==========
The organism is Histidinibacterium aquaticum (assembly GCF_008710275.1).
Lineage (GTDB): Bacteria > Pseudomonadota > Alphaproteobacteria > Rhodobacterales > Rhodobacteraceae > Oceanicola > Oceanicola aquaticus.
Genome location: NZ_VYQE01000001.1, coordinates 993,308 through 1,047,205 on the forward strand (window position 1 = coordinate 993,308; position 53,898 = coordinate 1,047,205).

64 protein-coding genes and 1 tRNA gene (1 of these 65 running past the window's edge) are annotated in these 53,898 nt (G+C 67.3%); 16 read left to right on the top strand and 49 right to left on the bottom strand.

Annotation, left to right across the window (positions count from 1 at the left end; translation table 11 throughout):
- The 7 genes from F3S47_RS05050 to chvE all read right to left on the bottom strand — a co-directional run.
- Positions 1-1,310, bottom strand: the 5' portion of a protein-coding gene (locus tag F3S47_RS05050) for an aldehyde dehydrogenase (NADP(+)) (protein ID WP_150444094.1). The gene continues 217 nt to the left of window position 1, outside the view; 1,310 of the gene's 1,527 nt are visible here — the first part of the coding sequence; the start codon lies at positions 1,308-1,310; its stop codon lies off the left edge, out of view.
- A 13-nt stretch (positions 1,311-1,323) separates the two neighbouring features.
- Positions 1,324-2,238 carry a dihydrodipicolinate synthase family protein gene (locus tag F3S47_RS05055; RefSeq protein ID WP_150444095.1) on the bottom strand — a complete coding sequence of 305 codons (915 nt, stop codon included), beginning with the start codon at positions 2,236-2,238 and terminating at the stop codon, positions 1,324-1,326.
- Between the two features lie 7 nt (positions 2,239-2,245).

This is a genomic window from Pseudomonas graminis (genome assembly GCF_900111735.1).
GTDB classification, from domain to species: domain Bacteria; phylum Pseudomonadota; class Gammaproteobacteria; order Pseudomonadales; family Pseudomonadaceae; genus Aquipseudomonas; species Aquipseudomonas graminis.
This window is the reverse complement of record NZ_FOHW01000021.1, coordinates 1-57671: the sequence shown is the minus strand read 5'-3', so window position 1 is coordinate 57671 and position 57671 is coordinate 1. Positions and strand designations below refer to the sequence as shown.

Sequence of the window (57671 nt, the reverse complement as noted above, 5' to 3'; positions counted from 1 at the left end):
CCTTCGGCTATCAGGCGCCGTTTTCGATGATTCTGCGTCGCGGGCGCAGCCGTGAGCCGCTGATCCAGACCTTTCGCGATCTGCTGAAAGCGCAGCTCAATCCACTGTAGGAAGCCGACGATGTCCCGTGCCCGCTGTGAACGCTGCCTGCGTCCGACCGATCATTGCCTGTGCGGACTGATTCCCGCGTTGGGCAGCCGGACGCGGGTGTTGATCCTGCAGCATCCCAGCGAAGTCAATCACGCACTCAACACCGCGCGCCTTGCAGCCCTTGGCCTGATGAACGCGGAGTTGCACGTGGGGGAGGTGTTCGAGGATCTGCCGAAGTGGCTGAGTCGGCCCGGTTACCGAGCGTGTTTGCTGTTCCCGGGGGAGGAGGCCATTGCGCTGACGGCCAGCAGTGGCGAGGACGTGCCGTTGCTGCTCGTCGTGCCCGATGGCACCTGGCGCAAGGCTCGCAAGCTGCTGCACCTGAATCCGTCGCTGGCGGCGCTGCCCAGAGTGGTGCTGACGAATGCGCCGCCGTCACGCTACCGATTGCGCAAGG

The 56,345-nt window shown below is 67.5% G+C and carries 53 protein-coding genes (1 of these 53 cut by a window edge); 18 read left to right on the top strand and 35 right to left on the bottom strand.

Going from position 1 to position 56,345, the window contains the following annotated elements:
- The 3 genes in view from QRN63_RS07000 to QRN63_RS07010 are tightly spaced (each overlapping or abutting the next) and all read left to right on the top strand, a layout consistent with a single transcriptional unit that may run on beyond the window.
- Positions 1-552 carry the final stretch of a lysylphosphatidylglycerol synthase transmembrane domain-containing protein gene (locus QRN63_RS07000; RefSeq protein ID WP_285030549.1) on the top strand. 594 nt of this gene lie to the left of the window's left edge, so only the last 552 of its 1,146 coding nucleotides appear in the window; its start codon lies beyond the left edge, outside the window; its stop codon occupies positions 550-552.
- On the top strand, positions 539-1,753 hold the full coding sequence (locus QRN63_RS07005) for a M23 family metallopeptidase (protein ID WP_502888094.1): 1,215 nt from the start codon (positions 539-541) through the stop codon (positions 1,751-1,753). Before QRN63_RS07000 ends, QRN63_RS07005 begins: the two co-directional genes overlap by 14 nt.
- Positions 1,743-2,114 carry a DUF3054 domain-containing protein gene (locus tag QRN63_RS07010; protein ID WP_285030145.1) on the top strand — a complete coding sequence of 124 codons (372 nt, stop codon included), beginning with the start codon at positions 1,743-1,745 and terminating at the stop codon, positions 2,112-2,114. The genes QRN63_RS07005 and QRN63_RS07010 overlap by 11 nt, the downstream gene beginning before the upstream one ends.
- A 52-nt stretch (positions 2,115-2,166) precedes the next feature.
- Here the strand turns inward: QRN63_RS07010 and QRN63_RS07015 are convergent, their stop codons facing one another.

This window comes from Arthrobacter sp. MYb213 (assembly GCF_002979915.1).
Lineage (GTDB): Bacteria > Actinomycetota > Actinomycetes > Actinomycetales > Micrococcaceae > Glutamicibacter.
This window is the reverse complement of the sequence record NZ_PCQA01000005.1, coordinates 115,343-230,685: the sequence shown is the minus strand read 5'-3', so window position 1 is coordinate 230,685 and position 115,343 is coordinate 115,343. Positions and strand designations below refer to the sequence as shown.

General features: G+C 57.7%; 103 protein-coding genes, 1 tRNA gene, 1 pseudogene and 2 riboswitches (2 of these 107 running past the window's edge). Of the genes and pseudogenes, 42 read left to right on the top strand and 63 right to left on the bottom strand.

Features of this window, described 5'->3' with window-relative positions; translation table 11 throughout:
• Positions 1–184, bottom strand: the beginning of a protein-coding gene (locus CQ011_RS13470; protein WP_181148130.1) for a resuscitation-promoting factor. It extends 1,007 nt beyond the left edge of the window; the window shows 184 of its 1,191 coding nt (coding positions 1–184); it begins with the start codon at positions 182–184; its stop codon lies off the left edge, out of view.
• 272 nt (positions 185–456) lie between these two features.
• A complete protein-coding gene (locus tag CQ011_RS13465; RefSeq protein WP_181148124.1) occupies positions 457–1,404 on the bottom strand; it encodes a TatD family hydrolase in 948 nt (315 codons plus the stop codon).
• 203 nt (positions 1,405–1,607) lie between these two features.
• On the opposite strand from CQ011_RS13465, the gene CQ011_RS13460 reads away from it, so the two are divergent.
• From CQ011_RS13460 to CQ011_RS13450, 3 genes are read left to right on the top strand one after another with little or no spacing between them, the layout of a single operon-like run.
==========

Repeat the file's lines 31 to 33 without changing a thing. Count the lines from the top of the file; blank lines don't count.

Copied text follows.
• A complete protein-coding gene (locus tag CQ011_RS13465; RefSeq protein WP_181148124.1) occupies positions 457–1,404 on the bottom strand; it encodes a TatD family hydrolase in 948 nt (315 codons plus the stop codon).
• 203 nt (positions 1,405–1,607) lie between these two features.
• On the opposite strand from CQ011_RS13465, the gene CQ011_RS13460 reads away from it, so the two are divergent.